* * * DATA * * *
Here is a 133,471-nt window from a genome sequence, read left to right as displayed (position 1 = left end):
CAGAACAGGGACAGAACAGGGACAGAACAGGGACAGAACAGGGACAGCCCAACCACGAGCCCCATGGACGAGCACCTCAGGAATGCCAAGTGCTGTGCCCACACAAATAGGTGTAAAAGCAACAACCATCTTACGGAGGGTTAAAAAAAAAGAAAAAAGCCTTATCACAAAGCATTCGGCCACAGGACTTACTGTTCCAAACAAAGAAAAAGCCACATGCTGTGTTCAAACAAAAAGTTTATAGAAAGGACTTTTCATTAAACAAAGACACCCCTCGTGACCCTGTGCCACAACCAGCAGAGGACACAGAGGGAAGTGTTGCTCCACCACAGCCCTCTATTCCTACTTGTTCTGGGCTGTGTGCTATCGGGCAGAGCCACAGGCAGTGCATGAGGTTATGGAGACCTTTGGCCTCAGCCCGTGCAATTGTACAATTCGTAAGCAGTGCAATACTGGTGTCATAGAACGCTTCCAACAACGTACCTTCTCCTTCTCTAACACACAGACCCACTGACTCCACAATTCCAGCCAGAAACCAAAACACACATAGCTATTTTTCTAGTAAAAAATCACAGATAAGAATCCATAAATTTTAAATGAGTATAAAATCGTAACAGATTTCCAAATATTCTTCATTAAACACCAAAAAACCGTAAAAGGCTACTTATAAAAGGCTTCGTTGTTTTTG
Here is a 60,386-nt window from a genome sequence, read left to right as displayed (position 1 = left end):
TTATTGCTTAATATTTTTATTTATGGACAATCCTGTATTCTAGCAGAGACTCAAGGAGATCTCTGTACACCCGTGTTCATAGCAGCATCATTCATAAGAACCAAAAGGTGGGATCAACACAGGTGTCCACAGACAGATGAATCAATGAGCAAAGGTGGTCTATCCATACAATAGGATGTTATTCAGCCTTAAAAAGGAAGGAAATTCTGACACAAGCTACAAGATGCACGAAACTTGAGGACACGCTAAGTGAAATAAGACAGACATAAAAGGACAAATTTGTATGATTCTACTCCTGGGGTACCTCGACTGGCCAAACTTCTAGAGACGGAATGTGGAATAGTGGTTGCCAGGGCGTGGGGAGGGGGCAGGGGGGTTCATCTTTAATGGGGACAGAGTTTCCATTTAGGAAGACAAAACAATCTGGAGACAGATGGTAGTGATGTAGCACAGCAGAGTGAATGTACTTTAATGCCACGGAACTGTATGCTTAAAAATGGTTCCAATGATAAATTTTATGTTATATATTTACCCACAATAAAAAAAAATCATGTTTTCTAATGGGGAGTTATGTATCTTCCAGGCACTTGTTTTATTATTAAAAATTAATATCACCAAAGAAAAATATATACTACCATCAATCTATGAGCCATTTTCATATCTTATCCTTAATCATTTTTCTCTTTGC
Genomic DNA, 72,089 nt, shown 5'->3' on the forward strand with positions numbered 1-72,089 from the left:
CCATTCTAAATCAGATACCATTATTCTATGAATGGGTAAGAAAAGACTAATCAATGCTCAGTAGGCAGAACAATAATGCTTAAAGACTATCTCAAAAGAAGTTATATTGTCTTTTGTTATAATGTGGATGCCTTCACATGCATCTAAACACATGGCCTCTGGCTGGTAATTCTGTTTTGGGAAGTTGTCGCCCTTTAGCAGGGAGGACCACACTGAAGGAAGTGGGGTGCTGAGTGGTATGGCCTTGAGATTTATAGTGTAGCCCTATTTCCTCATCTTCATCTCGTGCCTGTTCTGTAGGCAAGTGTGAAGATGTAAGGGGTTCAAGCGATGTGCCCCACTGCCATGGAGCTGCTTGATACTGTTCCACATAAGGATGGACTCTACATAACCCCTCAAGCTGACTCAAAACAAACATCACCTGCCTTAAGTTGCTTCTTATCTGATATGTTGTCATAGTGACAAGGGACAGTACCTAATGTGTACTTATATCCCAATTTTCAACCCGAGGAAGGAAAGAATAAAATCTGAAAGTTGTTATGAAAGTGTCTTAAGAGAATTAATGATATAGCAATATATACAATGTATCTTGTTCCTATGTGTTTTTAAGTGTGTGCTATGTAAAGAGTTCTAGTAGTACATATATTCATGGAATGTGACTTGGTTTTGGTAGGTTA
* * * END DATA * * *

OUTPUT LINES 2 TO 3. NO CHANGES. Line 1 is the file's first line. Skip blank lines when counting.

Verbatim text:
CAGAACAGGGACAGAACAGGGACAGAACAGGGACAGAACAGGGACAGCCCAACCACGAGCCCCATGGACGAGCACCTCAGGAATGCCAAGTGCTGTGCCCACACAAATAGGTGTAAAAGCAACAACCATCTTACGGAGGGTTAAAAAAAAAGAAAAAAGCCTTATCACAAAGCATTCGGCCACAGGACTTACTGTTCCAAACAAAGAAAAAGCCACATGCTGTGTTCAAACAAAAAGTTTATAGAAAGGACTTTTCATTAAACAAAGACACCCCTCGTGACCCTGTGCCACAACCAGCAGAGGACACAGAGGGAAGTGTTGCTCCACCACAGCCCTCTATTCCTACTTGTTCTGGGCTGTGTGCTATCGGGCAGAGCCACAGGCAGTGCATGAGGTTATGGAGACCTTTGGCCTCAGCCCGTGCAATTGTACAATTCGTAAGCAGTGCAATACTGGTGTCATAGAACGCTTCCAACAACGTACCTTCTCCTTCTCTAACACACAGACCCACTGACTCCACAATTCCAGCCAGAAACCAAAACACACATAGCTATTTTTCTAGTAAAAAATCACAGATAAGAATCCATAAATTTTAAATGAGTATAAAATCGTAACAGATTTCCAAATATTCTTCATTAAACACCAAAAAACCGTAAAAGGCTACTTATAAAAGGCTTCGTTGTTTTTG
Here is a 60,386-nt window from a genome sequence, read left to right as displayed (position 1 = left end):